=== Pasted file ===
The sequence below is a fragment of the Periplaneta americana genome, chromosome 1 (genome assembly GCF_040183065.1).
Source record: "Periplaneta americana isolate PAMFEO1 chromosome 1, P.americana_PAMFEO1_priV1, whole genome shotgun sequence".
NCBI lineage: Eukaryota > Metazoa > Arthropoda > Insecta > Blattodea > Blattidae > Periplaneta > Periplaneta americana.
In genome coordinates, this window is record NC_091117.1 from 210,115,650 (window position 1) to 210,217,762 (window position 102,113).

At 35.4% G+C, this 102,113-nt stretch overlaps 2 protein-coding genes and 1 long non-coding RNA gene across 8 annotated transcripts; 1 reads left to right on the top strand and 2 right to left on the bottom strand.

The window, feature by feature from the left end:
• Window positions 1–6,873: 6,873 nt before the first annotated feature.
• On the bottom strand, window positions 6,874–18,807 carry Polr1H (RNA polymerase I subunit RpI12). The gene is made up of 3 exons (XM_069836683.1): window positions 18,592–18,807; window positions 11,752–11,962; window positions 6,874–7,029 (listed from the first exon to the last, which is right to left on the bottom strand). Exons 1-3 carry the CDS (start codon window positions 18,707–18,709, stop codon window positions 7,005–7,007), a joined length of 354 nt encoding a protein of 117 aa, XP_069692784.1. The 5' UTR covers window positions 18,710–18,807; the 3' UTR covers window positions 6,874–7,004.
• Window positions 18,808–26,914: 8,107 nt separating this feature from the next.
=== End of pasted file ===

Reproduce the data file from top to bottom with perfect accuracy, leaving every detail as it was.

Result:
The sequence below is a fragment of the Periplaneta americana genome, chromosome 1 (genome assembly GCF_040183065.1).
Source record: "Periplaneta americana isolate PAMFEO1 chromosome 1, P.americana_PAMFEO1_priV1, whole genome shotgun sequence".
NCBI lineage: Eukaryota > Metazoa > Arthropoda > Insecta > Blattodea > Blattidae > Periplaneta > Periplaneta americana.
In genome coordinates, this window is record NC_091117.1 from 210,115,650 (window position 1) to 210,217,762 (window position 102,113).

At 35.4% G+C, this 102,113-nt stretch overlaps 2 protein-coding genes and 1 long non-coding RNA gene across 8 annotated transcripts; 1 reads left to right on the top strand and 2 right to left on the bottom strand.

The window, feature by feature from the left end:
• Window positions 1–6,873: 6,873 nt before the first annotated feature.
• On the bottom strand, window positions 6,874–18,807 carry Polr1H (RNA polymerase I subunit RpI12). The gene is made up of 3 exons (XM_069836683.1): window positions 18,592–18,807; window positions 11,752–11,962; window positions 6,874–7,029 (listed from the first exon to the last, which is right to left on the bottom strand). Exons 1-3 carry the CDS (start codon window positions 18,707–18,709, stop codon window positions 7,005–7,007), a joined length of 354 nt encoding a protein of 117 aa, XP_069692784.1. The 5' UTR covers window positions 18,710–18,807; the 3' UTR covers window positions 6,874–7,004.
• Window positions 18,808–26,914: 8,107 nt separating this feature from the next.